People read newspaper headlines in Athens. In 2009, there were 39 national dailies, 23 national Sunday papers, 14 national weekly papers and dozens of TV and radio stations for a population of 11 million.
Louisa Gouliamaki AFP/Getty Images

Three years of spiraling economic crisis in Greece have devastated every sector of the economy. The Greek media are among the hardest hit. Many newspapers and TV outlets have closed or are on the verge, and some 4,000 journalists have lost their jobs.

Many people believe the country's news media have failed to cover the crisis — and lost credibility along the way. And many Greek journalists acknowledge that a massive conflict of interest sooner or later had to explode.

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1:50pm

Mon February 18, 2013
Superstorm Sandy: Before, During And Beyond

Disabled Residents Displaced By Superstorm Sandy Back At Home

Originally published on Mon February 18, 2013 4:01 pm

Jagdesh Trivedi believes his green card and Social Security card were stolen, along with more than $200 and two pairs of shoes.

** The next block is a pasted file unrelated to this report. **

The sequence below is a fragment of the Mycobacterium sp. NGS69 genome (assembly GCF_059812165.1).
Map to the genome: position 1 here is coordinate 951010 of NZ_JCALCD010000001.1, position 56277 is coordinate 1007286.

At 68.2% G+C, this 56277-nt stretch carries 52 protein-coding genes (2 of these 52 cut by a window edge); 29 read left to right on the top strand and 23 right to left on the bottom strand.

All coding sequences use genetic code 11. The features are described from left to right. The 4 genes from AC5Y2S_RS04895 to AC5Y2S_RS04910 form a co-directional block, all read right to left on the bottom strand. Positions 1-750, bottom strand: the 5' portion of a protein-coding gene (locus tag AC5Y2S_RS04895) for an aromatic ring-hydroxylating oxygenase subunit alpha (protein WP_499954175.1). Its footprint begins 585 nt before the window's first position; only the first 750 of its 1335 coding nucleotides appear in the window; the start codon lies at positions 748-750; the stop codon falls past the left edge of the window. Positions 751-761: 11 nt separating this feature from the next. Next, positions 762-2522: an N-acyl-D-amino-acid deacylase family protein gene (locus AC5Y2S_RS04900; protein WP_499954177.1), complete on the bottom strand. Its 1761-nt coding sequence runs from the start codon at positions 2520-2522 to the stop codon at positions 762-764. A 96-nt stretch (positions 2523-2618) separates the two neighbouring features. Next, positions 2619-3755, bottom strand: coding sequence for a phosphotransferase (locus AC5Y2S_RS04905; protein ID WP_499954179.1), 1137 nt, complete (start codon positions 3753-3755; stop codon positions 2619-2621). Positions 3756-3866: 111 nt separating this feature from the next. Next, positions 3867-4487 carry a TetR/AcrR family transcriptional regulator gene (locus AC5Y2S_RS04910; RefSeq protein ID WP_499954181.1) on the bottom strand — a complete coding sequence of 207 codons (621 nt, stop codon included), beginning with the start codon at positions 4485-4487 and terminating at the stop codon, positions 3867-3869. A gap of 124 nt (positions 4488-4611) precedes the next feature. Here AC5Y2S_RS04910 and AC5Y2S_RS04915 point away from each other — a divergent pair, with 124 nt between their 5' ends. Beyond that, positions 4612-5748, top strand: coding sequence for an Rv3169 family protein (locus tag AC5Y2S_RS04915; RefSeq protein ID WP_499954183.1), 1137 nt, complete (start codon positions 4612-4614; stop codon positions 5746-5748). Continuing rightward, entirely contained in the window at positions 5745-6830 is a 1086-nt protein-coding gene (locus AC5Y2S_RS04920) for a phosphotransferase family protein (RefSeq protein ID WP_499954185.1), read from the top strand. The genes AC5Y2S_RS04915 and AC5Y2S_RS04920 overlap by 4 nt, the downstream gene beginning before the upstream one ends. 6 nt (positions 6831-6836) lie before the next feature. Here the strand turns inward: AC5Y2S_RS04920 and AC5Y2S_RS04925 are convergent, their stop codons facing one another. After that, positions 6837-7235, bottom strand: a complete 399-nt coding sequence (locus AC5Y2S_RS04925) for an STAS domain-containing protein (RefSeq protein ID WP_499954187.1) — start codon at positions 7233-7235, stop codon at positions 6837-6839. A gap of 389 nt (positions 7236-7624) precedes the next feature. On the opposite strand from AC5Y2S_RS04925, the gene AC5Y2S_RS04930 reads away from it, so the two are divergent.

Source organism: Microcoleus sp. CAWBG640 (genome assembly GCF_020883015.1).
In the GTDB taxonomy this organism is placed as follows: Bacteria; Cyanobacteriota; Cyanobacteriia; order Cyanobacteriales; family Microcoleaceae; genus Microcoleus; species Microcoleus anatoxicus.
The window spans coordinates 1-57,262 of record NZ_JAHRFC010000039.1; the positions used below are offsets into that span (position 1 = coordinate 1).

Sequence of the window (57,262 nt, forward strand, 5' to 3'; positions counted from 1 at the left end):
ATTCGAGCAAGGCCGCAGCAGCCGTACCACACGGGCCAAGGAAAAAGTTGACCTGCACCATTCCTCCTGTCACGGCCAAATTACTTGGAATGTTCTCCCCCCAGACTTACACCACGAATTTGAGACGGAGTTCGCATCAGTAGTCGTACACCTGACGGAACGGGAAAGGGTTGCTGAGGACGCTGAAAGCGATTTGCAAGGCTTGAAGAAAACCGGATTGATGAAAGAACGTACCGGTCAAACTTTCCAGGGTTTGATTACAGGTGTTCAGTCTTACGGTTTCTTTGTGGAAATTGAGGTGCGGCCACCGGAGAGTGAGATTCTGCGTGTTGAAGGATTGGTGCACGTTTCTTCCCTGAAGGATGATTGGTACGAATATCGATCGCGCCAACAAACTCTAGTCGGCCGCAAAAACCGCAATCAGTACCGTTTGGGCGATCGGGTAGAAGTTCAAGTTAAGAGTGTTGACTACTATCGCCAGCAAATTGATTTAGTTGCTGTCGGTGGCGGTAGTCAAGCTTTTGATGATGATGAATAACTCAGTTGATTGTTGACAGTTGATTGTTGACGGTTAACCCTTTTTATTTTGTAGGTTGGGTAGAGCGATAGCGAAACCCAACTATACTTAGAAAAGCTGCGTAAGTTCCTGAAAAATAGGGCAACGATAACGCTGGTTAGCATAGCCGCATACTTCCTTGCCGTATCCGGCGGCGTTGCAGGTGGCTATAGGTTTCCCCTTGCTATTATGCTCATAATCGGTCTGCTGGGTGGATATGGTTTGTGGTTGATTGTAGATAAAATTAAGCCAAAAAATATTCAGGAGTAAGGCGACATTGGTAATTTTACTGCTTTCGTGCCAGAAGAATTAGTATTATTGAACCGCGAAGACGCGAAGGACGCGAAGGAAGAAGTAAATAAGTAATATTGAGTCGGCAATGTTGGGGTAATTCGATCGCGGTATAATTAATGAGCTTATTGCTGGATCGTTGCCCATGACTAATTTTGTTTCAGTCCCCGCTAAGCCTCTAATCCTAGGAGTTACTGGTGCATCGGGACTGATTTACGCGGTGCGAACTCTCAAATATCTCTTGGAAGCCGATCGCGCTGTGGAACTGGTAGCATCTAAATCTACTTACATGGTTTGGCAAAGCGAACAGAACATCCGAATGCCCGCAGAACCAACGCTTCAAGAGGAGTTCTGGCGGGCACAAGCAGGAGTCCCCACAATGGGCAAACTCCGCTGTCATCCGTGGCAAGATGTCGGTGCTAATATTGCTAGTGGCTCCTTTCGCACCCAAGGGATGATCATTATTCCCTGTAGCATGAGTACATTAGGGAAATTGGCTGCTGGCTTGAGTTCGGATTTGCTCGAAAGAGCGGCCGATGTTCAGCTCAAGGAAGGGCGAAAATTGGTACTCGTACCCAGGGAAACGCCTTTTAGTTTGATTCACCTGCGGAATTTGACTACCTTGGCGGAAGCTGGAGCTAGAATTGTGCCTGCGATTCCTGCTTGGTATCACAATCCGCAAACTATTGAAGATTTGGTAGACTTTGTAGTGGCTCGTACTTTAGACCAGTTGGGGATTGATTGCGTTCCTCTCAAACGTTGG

Fred Mogul WNYC

When Superstorm Sandy crashed ashore in October, thousands of residents of nursing homes, assisted living centers and adult homes evacuated to various facilities, many of them overcrowded and ill-prepared for the influx.

The evacuees have slowly trickled back to those homes that can be repaired.

One group recently returned to an adult home for the mentally ill and physically disabled in Queens, but many residents weren't happy with what awaited them.

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12:20pm

Mon February 18, 2013
Book Reviews

Under Ogawa's Macabre, Metafictional Spell

Originally published on Mon February 25, 2013 6:23 pm

iStockphoto.com

It used to be a truism among critics of British poetry that Keats and most of his fellow Romantic poets worked in the shadow of John Milton. I'm not making a perfect analogy when I suggest that most contemporary Japanese writers seem to be working under the shadow of Haruki Murakami, but I hope it highlights the spirit of the situation.

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11:53am

Mon February 18, 2013
Poetry

Inaugural Poet Richard Blanco: 'I Finally Felt Like I Was Home'

Originally published on Mon February 18, 2013 10:03 pm

Richard Blanco reads his poem "One Today" during President Obama's second inaugural, on Jan. 21.